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Is It Okay to Yell at Tourists in MAGA Hats?

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Umbrage Court

About Umbrage Court

Umbrage Court adjudicates the extremely minor problems of urban living and strives to bring clarity to the Urban Compact. If you have business before the court, please email [email protected].

Comes now a citizen with a complaint for Umbrage Court:

I often pass groups of school kids visiting DC, some of whom are wearing MAGA hats. This makes me so sad and, if I’m honest with myself, angry! I regularly fight the urge to say something to them—or even to adults I see who are wearing pro-Trump gear. Should I give in to my feelings?

 

I. Factual Background

Just in case you weren’t sure, the Washington, DC, region is not Trump Country. The President won 4.1 percent of the popular vote in the District of Columbia, and you’d have to travel a good distance into Maryland or Virginia to find an electoral district in even a pale shade of red. The Trump administration is a particular threat to the business of this region no matter what your politics—its, uh, freewheeling style of governing has little use for much of what gets produced here, from policy analysis to advocacy. Also, we shouldn’t overlook that DC’s economic renaissance largely coincided with the previous administration. Worries that all our newfound wealth and hipness would melt on contact when the Trumpies moved to town didn’t come to pass, but there’s no denying that this is an area still deeply hostile to the current administration.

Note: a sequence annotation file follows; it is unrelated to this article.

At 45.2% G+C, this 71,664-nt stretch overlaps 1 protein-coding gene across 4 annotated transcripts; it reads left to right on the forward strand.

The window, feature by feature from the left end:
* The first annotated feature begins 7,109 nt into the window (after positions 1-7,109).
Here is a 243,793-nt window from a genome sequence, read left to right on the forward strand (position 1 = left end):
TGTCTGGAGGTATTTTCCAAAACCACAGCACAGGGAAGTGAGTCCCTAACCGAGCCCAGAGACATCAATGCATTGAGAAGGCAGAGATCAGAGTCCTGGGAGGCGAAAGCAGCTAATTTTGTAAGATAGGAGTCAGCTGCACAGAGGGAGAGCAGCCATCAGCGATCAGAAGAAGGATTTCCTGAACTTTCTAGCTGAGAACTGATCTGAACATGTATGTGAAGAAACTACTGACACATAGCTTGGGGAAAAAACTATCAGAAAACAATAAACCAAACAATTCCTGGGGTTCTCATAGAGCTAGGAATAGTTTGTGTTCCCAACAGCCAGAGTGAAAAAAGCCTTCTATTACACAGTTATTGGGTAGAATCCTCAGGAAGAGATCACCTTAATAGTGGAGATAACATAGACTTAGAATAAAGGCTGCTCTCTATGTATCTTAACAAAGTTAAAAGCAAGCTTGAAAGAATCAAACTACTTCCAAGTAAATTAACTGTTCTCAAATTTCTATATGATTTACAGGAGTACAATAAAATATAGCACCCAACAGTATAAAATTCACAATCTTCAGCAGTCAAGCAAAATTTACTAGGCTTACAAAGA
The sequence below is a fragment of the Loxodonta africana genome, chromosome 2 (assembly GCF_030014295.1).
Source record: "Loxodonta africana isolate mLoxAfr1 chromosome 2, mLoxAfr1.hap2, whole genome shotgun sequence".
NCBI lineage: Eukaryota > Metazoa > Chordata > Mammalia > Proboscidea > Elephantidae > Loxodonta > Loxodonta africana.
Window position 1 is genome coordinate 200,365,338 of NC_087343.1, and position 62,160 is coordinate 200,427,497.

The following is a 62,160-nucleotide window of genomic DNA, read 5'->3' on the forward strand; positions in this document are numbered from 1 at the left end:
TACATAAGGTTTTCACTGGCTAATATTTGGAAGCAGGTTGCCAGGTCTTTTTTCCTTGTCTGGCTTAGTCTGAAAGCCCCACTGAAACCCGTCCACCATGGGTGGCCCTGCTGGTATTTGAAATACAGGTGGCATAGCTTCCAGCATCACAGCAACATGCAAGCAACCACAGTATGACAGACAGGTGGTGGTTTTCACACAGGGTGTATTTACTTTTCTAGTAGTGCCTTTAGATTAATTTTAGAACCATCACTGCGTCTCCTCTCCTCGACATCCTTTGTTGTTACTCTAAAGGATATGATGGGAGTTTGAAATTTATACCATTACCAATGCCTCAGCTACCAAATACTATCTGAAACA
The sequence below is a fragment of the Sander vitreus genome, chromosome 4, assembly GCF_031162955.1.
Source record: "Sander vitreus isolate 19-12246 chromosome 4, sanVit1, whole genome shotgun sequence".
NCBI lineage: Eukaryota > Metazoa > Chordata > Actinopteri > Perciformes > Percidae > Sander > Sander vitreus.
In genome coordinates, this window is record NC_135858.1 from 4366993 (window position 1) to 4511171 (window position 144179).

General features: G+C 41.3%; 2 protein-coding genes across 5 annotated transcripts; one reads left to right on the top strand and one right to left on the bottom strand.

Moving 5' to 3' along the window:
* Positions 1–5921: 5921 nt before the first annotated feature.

Concurrently, this is a region where tourism is a major business. We depend on tourists to do more than block Metro escalators–they bring in lots of dollars!

II. Analysis

It’s not unusual to spot those visitors wearing merchandise that celebrates Trump. Your judge has spotted people wearing MAGA hats—both ballcaps and fisherman style iterations—and even one person with pair of MAGA flip-flops around town. That type of gear is likely to exacerbate tensions among a city that, I think it’s fair to say, feels a bit under siege. MAGA gear can be read as blissful unawareness about its meaning (admittedly, an extremely generous reading) or as a middle finger to people like many of the folks around here. Either way, the temptation to say something can be very difficult to suppress.

III. Conclusion

It’s important to ask yourself what, exactly, you might accomplish by stinking up someone’s trip to DC. Are you going to change their mind? Unlikely. Are you going to send them home even more convinced that East Coast elites are a bunch of rude weenies? That’s much more possible. But fixing this country’s polarized politics is probably not your job. (Though if it is, could you please get to work? We’re already kind of dreading Thanksgiving.) Your judge once saw a grown woman wearing Philadelphia Eagles gear start screaming at a preteen boy at FedExField who had been chanting “Eagles suck.” As per usual, Washington’s NFL team had lost convincingly that day, but I kind of doubt she made that kid rethink his position.

You don’t have to subscribe to the belief that by being pleasant to people who support this president, you might help heal the red-blue divide in the US—you can just as easily revel in robbing them of a valuable opportunity to talk about how people DC are just as bad as they were led to believe. Let’s be super-nice to all adults wearing Trump stuff—it’ll drive them crazy. And surely you don’t need this court to tell you to leave kids alone, even if you’re confident that all the positions you held as a teenager will hold up to scrutiny.

ABOUT UMBRAGE COURT

Umbrage Court adjudicates the extremely minor problems of urban living and strives to bring clarity to the Urban Compact. If you have business before the court, please email abeaujon@washingtonian.com.

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Senior editor

Andrew Beaujon joined Washingtonian in late 2014. He was previously with the Poynter Institute, TBD.com, and Washington City Paper. His book A Bigger Field Awaits Us: The Scottish Soccer Team That Fought the Great War was published in 2018. He lives in Del Ray.